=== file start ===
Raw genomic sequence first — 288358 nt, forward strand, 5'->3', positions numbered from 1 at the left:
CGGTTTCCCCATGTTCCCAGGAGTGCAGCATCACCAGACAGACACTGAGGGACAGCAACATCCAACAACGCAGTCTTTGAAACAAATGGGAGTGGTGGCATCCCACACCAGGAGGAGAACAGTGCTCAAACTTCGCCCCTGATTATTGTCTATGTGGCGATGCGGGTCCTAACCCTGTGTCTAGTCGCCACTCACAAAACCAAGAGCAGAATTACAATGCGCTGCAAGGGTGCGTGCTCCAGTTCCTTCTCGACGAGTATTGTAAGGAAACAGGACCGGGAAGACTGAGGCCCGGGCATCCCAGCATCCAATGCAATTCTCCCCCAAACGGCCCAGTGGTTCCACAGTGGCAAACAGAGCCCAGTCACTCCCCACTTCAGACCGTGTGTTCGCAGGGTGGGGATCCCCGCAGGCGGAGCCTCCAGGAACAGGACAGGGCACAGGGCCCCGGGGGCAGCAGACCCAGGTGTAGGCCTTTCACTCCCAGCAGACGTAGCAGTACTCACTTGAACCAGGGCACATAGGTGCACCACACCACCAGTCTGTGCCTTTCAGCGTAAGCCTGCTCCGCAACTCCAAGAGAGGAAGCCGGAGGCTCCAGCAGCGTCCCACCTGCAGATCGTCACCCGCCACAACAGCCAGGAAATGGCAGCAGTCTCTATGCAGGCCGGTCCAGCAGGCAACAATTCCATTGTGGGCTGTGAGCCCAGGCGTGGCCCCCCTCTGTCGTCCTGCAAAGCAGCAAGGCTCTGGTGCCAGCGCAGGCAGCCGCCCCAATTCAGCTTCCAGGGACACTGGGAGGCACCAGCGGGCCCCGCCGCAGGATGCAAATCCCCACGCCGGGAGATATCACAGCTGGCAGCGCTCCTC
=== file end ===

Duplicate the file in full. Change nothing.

Raw genomic sequence first — 288358 nt, forward strand, 5'->3', positions numbered from 1 at the left:
CGGTTTCCCCATGTTCCCAGGAGTGCAGCATCACCAGACAGACACTGAGGGACAGCAACATCCAACAACGCAGTCTTTGAAACAAATGGGAGTGGTGGCATCCCACACCAGGAGGAGAACAGTGCTCAAACTTCGCCCCTGATTATTGTCTATGTGGCGATGCGGGTCCTAACCCTGTGTCTAGTCGCCACTCACAAAACCAAGAGCAGAATTACAATGCGCTGCAAGGGTGCGTGCTCCAGTTCCTTCTCGACGAGTATTGTAAGGAAACAGGACCGGGAAGACTGAGGCCCGGGCATCCCAGCATCCAATGCAATTCTCCCCCAAACGGCCCAGTGGTTCCACAGTGGCAAACAGAGCCCAGTCACTCCCCACTTCAGACCGTGTGTTCGCAGGGTGGGGATCCCCGCAGGCGGAGCCTCCAGGAACAGGACAGGGCACAGGGCCCCGGGGGCAGCAGACCCAGGTGTAGGCCTTTCACTCCCAGCAGACGTAGCAGTACTCACTTGAACCAGGGCACATAGGTGCACCACACCACCAGTCTGTGCCTTTCAGCGTAAGCCTGCTCCGCAACTCCAAGAGAGGAAGCCGGAGGCTCCAGCAGCGTCCCACCTGCAGATCGTCACCCGCCACAACAGCCAGGAAATGGCAGCAGTCTCTATGCAGGCCGGTCCAGCAGGCAACAATTCCATTGTGGGCTGTGAGCCCAGGCGTGGCCCCCCTCTGTCGTCCTGCAAAGCAGCAAGGCTCTGGTGCCAGCGCAGGCAGCCGCCCCAATTCAGCTTCCAGGGACACTGGGAGGCACCAGCGGGCCCCGCCGCAGGATGCAAATCCCCACGCCGGGAGATATCACAGCTGGCAGCGCTCCTC